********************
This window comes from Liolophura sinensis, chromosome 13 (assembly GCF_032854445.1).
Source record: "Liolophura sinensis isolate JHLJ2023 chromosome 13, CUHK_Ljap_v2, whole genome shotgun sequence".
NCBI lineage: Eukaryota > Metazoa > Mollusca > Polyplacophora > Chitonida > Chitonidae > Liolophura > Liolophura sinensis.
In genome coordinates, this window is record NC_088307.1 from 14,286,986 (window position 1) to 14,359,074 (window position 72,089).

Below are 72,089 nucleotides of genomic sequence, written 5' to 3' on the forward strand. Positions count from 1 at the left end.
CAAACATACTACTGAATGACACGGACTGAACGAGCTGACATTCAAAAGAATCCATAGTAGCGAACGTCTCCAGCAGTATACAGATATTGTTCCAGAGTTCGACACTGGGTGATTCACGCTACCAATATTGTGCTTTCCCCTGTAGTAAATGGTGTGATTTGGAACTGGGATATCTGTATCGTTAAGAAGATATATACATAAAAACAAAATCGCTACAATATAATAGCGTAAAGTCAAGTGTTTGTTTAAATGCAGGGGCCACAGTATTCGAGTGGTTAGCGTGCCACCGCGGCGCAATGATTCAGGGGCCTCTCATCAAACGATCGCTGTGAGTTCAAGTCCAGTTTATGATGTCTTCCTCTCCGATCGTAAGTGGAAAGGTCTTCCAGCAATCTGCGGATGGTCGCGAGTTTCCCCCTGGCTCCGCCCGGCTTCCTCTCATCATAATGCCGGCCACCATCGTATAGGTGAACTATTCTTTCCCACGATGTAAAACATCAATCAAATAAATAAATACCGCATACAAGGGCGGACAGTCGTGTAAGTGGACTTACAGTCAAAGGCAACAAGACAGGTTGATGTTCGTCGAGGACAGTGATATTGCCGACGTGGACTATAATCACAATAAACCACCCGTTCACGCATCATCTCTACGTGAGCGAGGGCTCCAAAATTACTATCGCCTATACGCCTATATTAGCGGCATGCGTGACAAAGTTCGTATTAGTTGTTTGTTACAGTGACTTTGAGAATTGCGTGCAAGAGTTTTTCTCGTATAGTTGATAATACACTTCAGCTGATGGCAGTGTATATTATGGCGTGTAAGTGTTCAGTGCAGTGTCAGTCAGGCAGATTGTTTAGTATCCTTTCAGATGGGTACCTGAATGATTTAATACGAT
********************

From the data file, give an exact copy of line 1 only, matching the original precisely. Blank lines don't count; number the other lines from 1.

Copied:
This window comes from Liolophura sinensis, chromosome 13 (assembly GCF_032854445.1).